Skip to comments.Rick Santorum is tired of you people wanting the government to leave you alone…
Posted on 01/19/2012 9:18:41 PM PST by 2ndDivisionVet
I mean, really. How dare you peasants tell the government what to do? How dare you tell them to stay out of your lives? Santorum 2012!
(VIDEO AT LINK)
"One of the criticisms I make is to what I refer to as more of a Libertarianish right.
They have this idea that people should be left alone, be able to do whatever they want to do, government should keep our taxes down and keep our regulations low, that we shouldnt get involved in the bedroom, we shouldnt get involved in cultural issues.
That is not how traditional conservatives view the world. There is no such society that Im aware of, where weve had radical individualism and that it succeeds as a culture.
- Rick Santorum
First off, the phrase radical individualism is something I expect to hear from a Saudi imam. Hell, I wouldnt be too surprised to hear it from leftists in this country. When I hear it from a Republican candidate for president, I sit blinking for a couple of minutes and then curl up in a ball under my desk, crying softly.
Secondly, I have to wonder: is Santorum insane, or even more out of touch with his base than any of the other candidates? This guy has the balls to whine about people wanting the government to leave them alone? Um, Ricky, Im pretty sure the top issue for most conservatives is government overreach. Theres this thing called ObamaCare. Heard of it?
However, the true Emmy award winner of this piece is when he disputes the notion that government should keep our taxes down and keep our regulations low. Youre absolutely right, bud. I hope you get up on a podium tonight and deliver, in that notoriously whiny timbre of yours, admonishment to all those non-traditional conservatives who wont shut up about lower taxes and less regulation. See how that flies in South Carolina. Rick Santorum is a statist theocrat. Ive said it before, and been challenged on it. I consider this quote to be a follow up to this endlessly disturbing piece from nine years ago. Rick Santorums agenda involves using government power to enforce his morality on the American people, based not on political or constitutional ideals, but on his religious views. He is as far removed from the Tea Party, and the concept of small-government conservatism, as Barack Obama.
But lucky us! We can also choose from a socialist who provided the blueprint for ObamaCare, a serial cheater and liar with an ego the size of Neptune, or an isolationist crank who wouldnt have stopped the Holocaust if it were occurring in present day. Johnnie Walker is my co-pilot.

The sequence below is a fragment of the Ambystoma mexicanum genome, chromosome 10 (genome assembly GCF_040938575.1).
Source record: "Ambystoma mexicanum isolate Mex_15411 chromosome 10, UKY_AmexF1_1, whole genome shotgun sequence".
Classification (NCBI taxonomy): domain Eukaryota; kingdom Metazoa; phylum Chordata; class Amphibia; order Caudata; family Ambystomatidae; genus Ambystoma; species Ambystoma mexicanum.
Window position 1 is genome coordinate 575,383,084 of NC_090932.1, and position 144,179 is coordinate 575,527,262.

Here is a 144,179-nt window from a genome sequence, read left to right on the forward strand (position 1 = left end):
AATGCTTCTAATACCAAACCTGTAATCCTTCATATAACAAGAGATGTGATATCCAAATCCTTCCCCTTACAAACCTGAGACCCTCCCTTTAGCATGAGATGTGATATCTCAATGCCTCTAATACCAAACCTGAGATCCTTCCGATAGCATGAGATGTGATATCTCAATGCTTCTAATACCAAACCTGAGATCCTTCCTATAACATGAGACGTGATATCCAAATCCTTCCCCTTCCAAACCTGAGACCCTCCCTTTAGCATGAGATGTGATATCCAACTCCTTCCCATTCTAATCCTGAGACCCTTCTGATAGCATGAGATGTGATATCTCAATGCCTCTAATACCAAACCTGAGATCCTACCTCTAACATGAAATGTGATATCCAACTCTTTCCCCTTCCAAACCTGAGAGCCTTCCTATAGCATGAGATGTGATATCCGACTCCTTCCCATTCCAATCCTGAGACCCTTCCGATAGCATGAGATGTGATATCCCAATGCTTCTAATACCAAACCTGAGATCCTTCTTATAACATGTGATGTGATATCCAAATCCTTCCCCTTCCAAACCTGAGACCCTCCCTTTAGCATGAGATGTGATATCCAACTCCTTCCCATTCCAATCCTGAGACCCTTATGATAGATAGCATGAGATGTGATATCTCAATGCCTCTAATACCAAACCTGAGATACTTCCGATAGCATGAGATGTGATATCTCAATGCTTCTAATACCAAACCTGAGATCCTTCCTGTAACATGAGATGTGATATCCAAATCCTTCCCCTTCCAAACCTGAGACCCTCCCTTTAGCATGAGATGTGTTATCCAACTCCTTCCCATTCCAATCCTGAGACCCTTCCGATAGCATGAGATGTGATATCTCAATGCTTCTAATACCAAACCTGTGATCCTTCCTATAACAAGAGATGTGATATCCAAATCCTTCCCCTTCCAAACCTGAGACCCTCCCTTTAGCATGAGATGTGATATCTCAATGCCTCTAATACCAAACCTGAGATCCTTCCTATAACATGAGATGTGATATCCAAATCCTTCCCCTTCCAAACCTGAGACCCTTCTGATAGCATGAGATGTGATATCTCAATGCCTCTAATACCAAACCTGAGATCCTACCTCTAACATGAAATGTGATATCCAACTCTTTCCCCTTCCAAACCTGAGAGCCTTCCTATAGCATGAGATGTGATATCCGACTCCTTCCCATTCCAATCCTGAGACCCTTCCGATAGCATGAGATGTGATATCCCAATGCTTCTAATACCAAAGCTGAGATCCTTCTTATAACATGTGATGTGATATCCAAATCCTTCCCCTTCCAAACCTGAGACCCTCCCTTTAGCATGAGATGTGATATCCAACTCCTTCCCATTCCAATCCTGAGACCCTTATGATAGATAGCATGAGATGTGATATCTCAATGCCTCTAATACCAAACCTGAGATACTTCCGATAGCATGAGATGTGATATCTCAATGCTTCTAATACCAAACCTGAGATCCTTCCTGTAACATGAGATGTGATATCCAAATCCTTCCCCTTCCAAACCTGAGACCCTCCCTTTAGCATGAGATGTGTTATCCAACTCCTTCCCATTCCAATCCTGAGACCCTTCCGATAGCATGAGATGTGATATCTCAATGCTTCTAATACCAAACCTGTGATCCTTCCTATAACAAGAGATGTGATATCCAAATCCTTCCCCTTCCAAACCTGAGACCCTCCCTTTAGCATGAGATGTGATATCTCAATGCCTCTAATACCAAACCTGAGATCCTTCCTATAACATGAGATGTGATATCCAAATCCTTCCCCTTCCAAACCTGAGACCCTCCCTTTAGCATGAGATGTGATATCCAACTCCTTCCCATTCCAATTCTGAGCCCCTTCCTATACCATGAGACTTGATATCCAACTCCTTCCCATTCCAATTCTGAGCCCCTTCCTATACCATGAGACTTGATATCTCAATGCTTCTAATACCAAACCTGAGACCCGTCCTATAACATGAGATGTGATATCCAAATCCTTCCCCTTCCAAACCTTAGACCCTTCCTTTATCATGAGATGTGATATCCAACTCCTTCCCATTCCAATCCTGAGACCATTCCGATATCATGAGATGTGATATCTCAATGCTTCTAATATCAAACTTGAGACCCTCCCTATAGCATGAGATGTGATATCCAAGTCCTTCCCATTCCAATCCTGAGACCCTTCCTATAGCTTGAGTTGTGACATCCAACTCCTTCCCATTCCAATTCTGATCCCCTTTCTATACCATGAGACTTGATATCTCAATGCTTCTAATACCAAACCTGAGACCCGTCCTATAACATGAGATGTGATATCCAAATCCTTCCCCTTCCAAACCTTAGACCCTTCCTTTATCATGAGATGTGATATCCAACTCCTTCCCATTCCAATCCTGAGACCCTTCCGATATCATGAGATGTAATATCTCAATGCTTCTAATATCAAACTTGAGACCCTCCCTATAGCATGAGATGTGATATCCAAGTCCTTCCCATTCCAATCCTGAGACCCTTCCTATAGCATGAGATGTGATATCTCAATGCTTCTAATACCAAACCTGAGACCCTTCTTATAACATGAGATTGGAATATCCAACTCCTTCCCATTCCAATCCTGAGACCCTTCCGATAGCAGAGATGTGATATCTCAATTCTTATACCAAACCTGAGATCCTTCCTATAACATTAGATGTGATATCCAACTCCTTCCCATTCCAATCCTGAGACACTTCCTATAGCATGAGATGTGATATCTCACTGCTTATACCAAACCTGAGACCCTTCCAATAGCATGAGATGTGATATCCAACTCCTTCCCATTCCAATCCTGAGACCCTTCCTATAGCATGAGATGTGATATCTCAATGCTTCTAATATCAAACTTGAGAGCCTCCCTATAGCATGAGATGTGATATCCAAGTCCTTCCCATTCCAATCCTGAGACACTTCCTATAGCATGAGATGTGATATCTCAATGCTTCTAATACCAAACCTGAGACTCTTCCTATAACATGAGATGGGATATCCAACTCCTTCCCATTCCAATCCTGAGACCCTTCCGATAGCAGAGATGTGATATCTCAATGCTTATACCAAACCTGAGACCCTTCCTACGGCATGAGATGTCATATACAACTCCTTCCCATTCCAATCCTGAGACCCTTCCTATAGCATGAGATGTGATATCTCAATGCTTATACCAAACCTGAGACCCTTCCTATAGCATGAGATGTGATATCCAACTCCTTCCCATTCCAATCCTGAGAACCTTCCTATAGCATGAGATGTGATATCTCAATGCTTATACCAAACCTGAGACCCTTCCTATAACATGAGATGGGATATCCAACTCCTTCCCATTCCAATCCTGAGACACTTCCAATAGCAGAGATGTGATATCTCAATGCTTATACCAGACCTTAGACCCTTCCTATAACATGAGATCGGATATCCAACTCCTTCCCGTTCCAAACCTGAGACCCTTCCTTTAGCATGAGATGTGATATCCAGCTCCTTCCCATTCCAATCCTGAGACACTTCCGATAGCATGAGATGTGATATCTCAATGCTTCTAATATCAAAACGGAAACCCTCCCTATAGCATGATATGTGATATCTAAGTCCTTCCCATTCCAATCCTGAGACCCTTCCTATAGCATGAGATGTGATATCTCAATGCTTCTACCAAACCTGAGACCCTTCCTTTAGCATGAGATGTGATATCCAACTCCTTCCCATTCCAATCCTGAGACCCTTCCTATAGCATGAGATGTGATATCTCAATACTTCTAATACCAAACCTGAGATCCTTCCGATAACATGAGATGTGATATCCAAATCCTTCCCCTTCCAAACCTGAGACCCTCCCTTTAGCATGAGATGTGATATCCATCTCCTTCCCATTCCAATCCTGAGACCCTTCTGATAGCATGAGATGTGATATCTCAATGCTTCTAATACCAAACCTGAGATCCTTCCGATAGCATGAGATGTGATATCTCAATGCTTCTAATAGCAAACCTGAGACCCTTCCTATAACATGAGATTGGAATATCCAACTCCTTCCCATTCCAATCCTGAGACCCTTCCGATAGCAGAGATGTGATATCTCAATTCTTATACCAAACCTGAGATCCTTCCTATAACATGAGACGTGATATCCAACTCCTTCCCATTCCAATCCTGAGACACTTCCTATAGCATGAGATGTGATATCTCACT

It doesn't matter which church you belong to. "By their fruits, shall ye know them".
And I've seen plenty of untruthful, hateful, controlling fruit tonight.
So you think it’s ok to push dope on kids, and break into cars to feed your habit?
Cause, I know dope dealers who did both. They weren’t sorry for the harm they did to other people until they got caught.
And I haven’t even gotten started yet. :D
I’m really not a fan of pushers and their enablers.
You’d better get your holy spirit recharged then. You’re drained...
Even insane people aren't (obviously). But states make laws about that, and it's not a federal issue.
Pushing dope on kids and breaking into cars is ALREADY unlawful at the state level.
And the Federal government has no enumerated power to control it, except, perhaps, at borders.
How do you feel about federal government over-reach?
I’m pissed off as hell at O-Care being crammed down my throat.
They can put me in jail. I ain’t paying for someone else’s abortions.
Apparently the mirrors in your life are broken.
A known atheist appeared on this thread tonight. Who witnessed to him?
Who actually spoke to him of God's love?
Who got at least a minimal positive response from the atheist?
You go be right in your own eyes all you want.
I have things to do.
Just fabulous. Thank you for writing it.
Imagine how different my opinion would be if it really were a ‘victimless crime’.
Or if they just left me alone.
But that’s not how it works, unfortunately.
Have a good night.
So incredibly full of $hit.
A number of “conservative” GOP figures say there’s a sliver of law in Obamacare they want to keep. Highly doubtful if the “expungement” that big-gummit Santorum has in mind is different from this.
Funny such wildings were virtually unheard of back when you could get a dram of morphine at your pharmacy just by asking for it.